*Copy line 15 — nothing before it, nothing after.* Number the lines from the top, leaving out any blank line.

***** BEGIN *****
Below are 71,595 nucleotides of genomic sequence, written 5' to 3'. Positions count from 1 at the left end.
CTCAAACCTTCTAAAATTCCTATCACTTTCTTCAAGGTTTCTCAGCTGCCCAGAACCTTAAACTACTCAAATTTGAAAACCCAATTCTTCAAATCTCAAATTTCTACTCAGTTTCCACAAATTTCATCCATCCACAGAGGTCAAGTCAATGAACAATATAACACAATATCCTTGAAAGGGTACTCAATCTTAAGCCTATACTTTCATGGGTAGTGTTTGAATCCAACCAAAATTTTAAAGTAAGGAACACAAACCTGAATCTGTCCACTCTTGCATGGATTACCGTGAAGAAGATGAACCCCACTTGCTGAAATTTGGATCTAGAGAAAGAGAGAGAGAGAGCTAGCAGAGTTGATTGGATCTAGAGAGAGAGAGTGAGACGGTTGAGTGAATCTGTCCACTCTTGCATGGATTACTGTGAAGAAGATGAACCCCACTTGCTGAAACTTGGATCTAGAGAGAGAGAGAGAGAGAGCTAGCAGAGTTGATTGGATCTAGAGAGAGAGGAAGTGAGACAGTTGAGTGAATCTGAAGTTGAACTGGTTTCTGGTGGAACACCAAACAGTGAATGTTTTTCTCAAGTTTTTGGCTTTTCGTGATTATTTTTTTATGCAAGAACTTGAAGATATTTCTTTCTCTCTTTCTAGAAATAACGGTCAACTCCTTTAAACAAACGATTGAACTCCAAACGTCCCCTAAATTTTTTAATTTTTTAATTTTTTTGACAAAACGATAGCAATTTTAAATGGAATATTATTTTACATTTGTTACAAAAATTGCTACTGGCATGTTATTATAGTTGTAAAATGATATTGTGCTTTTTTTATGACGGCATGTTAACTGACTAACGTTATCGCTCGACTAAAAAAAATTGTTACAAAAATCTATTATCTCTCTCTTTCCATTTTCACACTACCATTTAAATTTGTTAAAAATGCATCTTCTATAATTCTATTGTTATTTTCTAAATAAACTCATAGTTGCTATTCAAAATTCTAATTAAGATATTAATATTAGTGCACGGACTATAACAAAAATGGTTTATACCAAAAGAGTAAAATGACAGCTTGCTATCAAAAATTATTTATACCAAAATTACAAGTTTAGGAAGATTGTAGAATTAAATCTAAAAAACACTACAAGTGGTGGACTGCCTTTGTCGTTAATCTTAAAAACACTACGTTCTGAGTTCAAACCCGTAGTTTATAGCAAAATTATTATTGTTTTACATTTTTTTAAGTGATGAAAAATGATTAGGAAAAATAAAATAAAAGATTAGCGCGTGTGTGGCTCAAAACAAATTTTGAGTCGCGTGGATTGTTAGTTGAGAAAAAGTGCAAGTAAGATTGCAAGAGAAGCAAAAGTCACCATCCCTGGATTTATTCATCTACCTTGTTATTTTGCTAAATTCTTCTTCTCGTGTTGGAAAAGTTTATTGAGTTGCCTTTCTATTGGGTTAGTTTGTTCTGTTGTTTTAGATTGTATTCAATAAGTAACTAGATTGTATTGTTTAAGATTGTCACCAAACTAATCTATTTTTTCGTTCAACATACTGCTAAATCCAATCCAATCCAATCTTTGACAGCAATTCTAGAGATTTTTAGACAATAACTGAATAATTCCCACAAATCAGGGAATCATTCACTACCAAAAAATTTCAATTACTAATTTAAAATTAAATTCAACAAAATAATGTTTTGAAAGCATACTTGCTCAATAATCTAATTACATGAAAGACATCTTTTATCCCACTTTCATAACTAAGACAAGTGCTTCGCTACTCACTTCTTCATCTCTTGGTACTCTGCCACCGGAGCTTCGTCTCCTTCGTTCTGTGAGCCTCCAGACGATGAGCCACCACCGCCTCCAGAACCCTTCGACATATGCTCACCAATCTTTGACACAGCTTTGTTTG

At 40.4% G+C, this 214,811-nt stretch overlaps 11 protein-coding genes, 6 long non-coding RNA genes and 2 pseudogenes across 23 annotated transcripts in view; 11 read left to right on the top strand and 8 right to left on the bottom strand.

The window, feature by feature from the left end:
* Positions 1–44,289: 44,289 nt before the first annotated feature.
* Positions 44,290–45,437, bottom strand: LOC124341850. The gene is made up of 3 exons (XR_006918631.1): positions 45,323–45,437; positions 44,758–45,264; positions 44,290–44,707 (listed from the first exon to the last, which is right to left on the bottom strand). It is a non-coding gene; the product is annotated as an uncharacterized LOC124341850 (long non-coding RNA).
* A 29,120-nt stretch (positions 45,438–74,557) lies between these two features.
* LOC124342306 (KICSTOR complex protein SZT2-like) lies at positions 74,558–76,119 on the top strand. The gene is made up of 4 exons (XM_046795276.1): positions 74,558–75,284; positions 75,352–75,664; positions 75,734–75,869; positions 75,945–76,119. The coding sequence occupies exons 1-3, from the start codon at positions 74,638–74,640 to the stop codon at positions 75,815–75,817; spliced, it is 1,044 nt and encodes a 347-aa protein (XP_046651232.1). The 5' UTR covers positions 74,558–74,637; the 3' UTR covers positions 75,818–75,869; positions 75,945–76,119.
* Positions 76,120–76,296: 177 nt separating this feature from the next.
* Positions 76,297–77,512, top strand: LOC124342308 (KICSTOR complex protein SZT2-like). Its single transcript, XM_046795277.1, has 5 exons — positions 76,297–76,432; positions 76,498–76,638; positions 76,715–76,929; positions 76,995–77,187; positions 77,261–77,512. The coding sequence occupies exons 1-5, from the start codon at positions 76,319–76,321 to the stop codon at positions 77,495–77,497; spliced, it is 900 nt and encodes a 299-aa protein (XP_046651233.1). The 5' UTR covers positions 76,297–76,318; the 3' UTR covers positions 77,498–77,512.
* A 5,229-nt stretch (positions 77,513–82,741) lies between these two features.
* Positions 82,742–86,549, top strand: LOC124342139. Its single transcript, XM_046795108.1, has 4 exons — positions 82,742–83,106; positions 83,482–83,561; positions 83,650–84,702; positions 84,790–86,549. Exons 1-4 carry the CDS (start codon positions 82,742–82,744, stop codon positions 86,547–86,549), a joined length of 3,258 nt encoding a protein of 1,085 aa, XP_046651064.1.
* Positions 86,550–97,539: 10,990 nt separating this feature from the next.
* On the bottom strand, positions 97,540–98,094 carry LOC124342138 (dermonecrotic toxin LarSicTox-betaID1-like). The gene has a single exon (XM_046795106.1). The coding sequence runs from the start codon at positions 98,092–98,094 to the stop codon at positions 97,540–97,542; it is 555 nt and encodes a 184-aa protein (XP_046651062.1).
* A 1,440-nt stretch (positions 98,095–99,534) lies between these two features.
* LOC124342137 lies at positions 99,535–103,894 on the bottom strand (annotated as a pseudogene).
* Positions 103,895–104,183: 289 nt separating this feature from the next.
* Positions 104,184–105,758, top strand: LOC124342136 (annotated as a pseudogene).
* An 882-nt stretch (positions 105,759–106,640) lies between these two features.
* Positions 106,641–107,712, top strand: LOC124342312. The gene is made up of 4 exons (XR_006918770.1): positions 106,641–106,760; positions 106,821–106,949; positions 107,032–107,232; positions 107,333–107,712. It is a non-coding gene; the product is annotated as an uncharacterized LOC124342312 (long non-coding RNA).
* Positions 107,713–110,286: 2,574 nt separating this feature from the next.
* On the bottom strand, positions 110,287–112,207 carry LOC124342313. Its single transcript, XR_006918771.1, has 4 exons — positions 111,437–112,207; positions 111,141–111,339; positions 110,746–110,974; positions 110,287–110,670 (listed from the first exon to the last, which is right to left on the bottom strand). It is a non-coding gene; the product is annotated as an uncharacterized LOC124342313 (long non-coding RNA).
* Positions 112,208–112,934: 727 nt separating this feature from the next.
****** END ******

* A 1,440-nt stretch (positions 98,095–99,534) lies between these two features.